BTC Geek: What are the factors that affect what an Ethergotchi becomes in the Aethia world? Aethia (Ayuni): Ethergotchi are a bit like us humans in the sense that they’re more inclined towards certain aspects of life. I don’t have the super gene that apparently all top athletes have, for example. Ethergotchi are born with a certain distribution of attributes, as well a growth rate for those attributes; this depends on its parents as well as its star alignment. This doesn’t mean that Ethergotchi will perform certain tasks better, per se, but it does mean that they would progress easier if they followed a different career path. Don’t let this stop you from achieving your ‘gotchi’s dreams, though.
BTC Geek: How do different Ethergotchis interact with each other in the Aethia world? Or are they just separate beings without any interaction? Aethia (Ayuni): This is actually really interesting. As players might have deduced, the egg stage of a ‘gotchi’s lifecycle is a rather one-on-one affair. It’s up to the owner to guide the egg towards its child phase. Even then children are mostly sheltered, but they could be sent to a daycare or school to interact with different ‘gotchi. Some owners don’t have the time to look after their ‘gotchi continuously. These experiences are things an Ethergotchi remembers over its lifetime. Afterwards, during a ‘gotchi’s adulthood, there will be many ways of interacting with other ‘gotchi. Let’s keep the mystery of that alive for now.
Matías adds “Just to cut in a bit, and give a bit of insight into the technical aspect of things, all types of interactions occur in their own contract, which makes it an incredibly flexible system to build, deploy and maintain. New patches could introduce entire new faculties to school, a gym to perform sports in, a battle arena, a chapel, etc.”
BTC Geek: What are the differences between the various types of eggs, such as common, rare, mythic, legendary, etc.? Aethia (Estelle, Ayoni, Matías, Joseph): That’s an easy one! The higher grade your egg is, the more awesome it is and the more amazing it looks and the higher its initial attribute points and growth rate is. Anyway, there’s also a limited amount of legendary Ethergotchi. Specifically ten. Additionally, it’s impossible to get a legendary ‘gotchi egg from a mating ritual, it will be mythic at the highest. Oh, we might also want to add that, of those ten legendaries, one will be sold on a first-come-first-serve basis at some point during the alpha. It’s to satisfy that one dude or dudette that wants to start off with a legendary ‘gotchi, and keep us fed for a while at the same time.
BTC Geek: Did the success of Cryptokitties take you by surprise? Aethia (Ayuni): Yes, and I think the success of games in general was a surprise. I still think it’s somewhat strange for interactions to be so costly. Looking at the network now, though, it appears it has stabilised and is ready to try a more interactive game.
BTC Geek: After the success of Crytpkitties, it seems that are many new cryptocollectible games being built. What are your thoughts on those, and how does Aethia distinguish itself from these? Aethia (Ayuni): We’re not positioning ourselves as a so-called ‘cryptocollectible’. It’s not that I find it demeaning, but I don’t remember anyone calling Pokémon a collectible game, nor was Tamagotchi a collectible game. Aethia is a simulation and role-playing game on the blockchain! We believe players will get attached to their ‘gotchi, and raise them correctly over their lifetime, instead of seeing the Ethergotchi as simple collectibles.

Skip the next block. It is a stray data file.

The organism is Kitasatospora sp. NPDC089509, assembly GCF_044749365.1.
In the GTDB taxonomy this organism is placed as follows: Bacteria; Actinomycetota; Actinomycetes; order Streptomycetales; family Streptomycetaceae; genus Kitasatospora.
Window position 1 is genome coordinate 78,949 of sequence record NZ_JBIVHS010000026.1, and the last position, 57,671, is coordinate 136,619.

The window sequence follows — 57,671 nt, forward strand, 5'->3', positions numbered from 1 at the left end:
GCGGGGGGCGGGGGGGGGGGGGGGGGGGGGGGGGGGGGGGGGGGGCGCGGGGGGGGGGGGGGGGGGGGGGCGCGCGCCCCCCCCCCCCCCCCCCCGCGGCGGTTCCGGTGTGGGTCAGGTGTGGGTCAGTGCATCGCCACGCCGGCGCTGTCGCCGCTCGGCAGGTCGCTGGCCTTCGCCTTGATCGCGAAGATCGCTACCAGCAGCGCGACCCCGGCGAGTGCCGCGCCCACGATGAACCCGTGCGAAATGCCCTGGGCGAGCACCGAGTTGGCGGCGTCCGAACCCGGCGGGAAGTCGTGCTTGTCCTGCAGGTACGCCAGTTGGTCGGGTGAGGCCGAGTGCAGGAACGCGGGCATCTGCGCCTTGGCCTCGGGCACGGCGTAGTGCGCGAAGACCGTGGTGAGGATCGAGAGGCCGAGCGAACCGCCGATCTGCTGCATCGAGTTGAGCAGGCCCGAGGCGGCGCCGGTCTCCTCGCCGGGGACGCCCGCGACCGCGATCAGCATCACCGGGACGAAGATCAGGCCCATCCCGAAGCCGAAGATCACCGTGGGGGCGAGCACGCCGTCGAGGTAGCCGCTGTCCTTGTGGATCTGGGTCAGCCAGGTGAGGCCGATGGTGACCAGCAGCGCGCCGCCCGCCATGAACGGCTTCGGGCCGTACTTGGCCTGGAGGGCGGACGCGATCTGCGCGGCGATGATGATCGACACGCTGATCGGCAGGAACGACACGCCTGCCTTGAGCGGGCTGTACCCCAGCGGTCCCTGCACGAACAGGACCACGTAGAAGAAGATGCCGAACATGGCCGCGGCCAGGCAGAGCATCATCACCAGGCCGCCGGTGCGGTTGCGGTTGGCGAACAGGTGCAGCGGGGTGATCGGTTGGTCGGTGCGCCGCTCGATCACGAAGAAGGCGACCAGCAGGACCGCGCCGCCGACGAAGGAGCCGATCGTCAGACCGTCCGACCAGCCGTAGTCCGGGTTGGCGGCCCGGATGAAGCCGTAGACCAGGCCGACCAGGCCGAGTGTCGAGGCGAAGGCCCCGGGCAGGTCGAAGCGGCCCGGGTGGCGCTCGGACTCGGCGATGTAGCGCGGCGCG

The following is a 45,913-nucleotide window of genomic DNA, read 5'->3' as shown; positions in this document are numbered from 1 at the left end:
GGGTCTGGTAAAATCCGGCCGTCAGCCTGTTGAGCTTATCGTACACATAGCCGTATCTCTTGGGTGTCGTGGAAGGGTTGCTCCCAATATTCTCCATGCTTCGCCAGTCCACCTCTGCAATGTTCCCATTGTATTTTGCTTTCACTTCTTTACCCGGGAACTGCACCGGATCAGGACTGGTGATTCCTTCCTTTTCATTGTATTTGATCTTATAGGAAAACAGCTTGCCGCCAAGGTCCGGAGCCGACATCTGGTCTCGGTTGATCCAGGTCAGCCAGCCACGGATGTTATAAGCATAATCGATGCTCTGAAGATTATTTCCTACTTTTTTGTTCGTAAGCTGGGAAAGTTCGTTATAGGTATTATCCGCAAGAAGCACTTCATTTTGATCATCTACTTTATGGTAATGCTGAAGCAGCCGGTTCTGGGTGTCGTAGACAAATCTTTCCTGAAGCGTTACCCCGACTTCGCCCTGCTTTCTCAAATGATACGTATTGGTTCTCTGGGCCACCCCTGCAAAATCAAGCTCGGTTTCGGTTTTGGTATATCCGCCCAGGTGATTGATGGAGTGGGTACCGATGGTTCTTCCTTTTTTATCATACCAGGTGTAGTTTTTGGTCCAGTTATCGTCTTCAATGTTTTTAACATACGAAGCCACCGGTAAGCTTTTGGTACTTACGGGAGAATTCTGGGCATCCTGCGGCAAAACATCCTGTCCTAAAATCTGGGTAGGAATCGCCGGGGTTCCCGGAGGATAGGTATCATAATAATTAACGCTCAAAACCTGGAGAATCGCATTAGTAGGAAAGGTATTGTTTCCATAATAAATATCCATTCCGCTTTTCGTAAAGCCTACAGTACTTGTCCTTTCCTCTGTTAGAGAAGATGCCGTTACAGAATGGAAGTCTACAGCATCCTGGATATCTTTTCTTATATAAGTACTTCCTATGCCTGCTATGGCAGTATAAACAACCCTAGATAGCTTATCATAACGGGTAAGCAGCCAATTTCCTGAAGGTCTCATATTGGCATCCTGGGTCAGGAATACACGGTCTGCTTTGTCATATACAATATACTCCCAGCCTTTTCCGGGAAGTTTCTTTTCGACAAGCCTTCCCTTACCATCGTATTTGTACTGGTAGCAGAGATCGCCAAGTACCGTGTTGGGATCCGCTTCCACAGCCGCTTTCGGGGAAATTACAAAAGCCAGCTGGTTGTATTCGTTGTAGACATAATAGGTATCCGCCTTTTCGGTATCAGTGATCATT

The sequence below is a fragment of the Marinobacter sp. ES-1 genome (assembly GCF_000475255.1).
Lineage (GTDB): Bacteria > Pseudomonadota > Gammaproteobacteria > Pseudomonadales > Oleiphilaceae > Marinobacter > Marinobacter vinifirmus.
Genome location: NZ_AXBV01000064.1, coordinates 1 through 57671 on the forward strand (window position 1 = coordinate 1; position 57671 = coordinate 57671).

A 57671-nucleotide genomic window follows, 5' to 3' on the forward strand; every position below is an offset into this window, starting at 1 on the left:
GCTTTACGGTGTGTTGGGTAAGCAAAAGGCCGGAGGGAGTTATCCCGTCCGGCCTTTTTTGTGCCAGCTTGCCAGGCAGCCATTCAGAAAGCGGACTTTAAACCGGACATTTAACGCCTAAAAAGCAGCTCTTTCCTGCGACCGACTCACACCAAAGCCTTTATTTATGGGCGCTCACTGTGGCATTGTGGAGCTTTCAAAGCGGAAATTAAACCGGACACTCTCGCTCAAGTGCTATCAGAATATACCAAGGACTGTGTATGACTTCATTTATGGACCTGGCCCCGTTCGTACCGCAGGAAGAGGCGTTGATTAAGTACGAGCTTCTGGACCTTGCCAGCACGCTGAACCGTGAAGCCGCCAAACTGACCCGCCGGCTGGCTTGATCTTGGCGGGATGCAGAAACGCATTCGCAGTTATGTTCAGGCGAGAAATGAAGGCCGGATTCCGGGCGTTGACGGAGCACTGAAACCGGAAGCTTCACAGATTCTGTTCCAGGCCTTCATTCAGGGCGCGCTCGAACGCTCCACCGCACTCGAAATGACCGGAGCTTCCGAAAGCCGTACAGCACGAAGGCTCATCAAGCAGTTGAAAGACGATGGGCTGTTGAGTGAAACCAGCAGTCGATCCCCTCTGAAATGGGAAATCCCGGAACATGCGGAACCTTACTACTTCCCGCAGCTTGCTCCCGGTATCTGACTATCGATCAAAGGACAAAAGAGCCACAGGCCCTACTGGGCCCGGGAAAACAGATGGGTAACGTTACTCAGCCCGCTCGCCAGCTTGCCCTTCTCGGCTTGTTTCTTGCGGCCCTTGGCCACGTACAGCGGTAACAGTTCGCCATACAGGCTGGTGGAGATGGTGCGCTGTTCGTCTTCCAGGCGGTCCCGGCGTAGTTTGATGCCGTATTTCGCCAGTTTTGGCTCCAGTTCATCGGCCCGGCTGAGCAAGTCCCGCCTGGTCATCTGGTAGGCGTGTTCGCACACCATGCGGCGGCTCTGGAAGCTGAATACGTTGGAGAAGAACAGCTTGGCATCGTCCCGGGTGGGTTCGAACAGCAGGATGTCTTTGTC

Atlanta will host its first Bitcoin Consumer Fair from April 17th to April 18th 2015. The focus is on merchant adoption and consumer usage, which is still lagging what people predicted a year ago. The goal of the Atlanta Bitcoin Consumer fair is mostly to inform the merchants how easy it is to accept Bitcoin payments, and that there is a ready consumer base that will spend at these merchants.
The event isn’t just about consumer/merchant adoption of Bitcoin though. There are talks scheduled, in two tracks, so it will also resemble some of the other Bitcoin conferences. Check out the event here, and if you’re in or around Atlanta, do make sure you’re able to attend!
We got to catch up with Jason Cronk, who has been a regular Bitcoin conference attendee in the past, and is involved in several startups as well, related to the Bitcoin and cryptocurrency space.
What kinds of Meetups are possible for people in Atlanta to meet up with fellow Bitcoiners? There are two Meetup groups in Atlanta. The larger one is more general and has over 300 members, which is one of the more impressive meetup groups I’ve seen around the world. Scott Discroll who will be speaking at the Bitcoin Consumer Fair runs that one. I run the other group, which is more focused on business and technology, this has about 50 members. There actually used to be a smaller group of miners and tech geeks that met, but they disbanded a few months ago coinciding with the drop in mining activity.
What’s the goal of the Bitcoin Consumer Fair? What kind of response have you seen so far? The goal of the fair is to drive consumer adoption and let people actually see Bitcoin transactions in practice in a retail setting. I go to a lot of Bitcoin events and there weren’t a lot of opportunities to purchase things with Bitcoin. We want to change that. Almost everyone in the space agrees that this is sorely needed. Too much focus has been on merchant adoption, we’ve got to show the other side of the equation now.